FOSHAN, China — Chinese officials are racing against time to save a pink-tinged albino dolphin that got lost and is now trapped between two floodgates.
The rare Chinese white dolphin is estimated to be 30 to 40 years old. Experts believe it entered the Shakou Water Control Station in the city of Foshan in China’s Guangdong Province because its internal sonar system is no longer reliable.
The dolphin was trapped after the floodgates were closed, leaving it swimming between two barriers, occasionally surfacing to breathe as seen in the video below.
The staff immediately reported the dolphin to the Municipal Water Resources Bureau, saying it did not appear to be distressed. However, gates leading further upstream have been closed to stop the dolphin from heading in that direction and endangering itself.
A team of divers has been placed on standby to try and rescue the dolphin.
Liu Heping, head of the Foshan Fishery Administration Detachment, confirmed it has a pink tinge, which is believed to be an indication of its advanced age.
Liu said he estimates the dolphin weighs between 660-880 pounds. Despite being trapped, he said the animal appears to be in good health.
It’s not uncommon for older dolphins to get confused, as their built-in sonar system becomes unreliable. “We get cases like this maybe once or twice a year.”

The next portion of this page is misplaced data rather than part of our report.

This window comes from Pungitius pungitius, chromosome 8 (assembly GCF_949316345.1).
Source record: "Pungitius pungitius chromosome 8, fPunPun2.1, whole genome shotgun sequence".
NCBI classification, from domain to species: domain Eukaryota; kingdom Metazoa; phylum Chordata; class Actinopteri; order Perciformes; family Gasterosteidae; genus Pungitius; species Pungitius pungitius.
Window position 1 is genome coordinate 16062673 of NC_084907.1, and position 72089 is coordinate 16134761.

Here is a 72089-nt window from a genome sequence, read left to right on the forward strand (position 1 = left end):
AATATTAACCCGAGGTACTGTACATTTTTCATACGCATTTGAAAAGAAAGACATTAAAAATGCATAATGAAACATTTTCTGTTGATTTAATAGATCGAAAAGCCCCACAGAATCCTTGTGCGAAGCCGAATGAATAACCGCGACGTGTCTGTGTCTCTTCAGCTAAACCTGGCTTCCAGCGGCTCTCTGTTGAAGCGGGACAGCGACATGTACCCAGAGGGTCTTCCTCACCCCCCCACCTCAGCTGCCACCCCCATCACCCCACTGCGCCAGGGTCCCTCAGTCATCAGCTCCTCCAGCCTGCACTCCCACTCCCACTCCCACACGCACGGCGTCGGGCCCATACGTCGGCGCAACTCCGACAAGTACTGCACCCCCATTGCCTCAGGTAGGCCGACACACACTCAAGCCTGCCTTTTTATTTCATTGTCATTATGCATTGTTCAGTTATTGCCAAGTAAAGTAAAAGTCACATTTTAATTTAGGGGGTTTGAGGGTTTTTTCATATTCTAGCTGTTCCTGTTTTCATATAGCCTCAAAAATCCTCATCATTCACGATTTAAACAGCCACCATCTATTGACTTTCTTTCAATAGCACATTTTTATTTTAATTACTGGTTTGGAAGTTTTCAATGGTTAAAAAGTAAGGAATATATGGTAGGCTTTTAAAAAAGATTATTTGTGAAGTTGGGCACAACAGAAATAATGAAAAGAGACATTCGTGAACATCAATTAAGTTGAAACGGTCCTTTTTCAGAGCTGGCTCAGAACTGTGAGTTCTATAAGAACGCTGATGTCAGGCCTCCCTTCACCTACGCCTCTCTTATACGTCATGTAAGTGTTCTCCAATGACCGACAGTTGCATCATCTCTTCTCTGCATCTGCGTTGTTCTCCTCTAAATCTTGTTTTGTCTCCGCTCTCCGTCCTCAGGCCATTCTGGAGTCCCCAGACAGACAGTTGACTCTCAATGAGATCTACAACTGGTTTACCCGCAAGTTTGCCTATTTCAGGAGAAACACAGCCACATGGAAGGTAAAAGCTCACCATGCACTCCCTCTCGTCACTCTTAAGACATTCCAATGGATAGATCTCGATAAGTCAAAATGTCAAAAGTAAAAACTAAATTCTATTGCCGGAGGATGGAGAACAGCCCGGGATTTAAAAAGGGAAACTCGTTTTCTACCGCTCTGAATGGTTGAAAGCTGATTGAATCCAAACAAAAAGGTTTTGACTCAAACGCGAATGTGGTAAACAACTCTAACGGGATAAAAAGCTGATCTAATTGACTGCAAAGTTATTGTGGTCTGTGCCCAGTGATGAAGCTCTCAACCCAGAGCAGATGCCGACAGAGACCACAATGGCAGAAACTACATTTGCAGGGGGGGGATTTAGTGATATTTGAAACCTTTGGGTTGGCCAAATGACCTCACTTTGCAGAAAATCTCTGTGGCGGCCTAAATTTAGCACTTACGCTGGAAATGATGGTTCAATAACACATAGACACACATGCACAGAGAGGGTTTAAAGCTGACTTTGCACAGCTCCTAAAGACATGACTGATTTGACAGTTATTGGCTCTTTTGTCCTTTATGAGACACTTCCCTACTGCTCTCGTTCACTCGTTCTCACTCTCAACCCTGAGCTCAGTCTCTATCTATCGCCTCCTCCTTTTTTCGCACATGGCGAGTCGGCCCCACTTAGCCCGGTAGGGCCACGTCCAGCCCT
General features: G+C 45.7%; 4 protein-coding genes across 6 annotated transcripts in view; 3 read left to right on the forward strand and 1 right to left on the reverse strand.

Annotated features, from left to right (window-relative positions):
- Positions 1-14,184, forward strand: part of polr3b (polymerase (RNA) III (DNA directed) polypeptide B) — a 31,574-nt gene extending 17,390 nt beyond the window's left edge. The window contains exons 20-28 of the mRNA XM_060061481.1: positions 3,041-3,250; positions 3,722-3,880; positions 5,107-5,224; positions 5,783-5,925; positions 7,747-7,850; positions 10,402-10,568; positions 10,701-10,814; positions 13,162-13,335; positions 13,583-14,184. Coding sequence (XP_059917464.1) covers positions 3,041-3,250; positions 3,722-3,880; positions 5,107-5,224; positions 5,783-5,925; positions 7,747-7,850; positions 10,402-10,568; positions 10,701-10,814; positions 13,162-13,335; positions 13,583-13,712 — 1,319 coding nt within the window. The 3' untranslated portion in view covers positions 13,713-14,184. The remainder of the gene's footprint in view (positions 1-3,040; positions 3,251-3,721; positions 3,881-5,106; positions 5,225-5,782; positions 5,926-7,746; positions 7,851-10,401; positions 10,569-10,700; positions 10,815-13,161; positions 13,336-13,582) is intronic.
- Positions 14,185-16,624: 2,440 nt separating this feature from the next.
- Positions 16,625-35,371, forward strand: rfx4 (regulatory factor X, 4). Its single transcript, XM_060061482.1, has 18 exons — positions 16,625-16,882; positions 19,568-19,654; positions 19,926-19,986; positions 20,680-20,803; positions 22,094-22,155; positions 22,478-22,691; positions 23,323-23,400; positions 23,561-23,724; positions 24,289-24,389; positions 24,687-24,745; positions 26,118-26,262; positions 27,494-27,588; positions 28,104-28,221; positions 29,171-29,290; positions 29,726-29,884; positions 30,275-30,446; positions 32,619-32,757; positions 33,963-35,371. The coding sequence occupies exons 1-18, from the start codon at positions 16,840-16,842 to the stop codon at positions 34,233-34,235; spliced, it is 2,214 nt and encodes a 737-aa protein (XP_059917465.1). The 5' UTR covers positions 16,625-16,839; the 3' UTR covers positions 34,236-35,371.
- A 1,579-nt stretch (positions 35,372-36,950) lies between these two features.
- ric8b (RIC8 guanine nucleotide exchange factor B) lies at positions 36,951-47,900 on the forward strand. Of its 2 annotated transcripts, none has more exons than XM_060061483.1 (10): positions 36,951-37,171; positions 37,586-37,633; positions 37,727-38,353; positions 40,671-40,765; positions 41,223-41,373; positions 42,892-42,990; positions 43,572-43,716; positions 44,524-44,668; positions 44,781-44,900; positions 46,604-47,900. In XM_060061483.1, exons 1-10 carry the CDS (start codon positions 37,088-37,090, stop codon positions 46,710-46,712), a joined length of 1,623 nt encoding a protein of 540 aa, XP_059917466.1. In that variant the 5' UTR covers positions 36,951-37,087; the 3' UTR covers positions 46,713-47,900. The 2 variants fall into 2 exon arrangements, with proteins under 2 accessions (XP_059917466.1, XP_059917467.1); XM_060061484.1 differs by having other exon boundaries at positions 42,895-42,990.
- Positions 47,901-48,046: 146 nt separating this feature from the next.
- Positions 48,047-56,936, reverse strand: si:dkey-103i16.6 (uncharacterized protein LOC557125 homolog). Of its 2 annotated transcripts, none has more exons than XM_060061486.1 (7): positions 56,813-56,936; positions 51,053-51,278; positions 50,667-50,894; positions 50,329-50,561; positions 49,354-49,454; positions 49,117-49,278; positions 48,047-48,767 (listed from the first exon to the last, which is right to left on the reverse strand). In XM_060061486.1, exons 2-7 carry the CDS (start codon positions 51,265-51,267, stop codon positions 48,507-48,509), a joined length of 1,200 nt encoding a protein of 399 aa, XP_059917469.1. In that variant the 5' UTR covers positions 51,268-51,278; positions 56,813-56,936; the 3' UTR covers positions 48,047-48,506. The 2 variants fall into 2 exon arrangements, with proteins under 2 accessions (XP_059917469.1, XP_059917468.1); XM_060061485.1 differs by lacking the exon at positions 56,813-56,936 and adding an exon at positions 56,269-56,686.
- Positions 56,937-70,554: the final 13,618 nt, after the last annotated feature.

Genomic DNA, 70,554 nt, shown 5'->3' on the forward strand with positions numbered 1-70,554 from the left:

Still, Liu admits it’s unusual to see a white dolphin, or in this case, a pink one.
He said such mammals are light gray at birth, but become white when older, and then turn a pink tinge when they reach an advanced age.
Under normal circumstances, the white dolphins live in the Pearl River Estuary, where freshwater and seawater meet.
Liu does not believe the dolphin will be able to find its way back home without human assistance. The plan is to capture it, check its health, and then release it into a more suitable environment.
These days, Chinese white dolphins face several threats, including overfishing, water pollution and heavy marine traffic, along with coastal development, the World Wildlife Federation reports.
(Edited by Fern Siegel and Matthew B. Hall)
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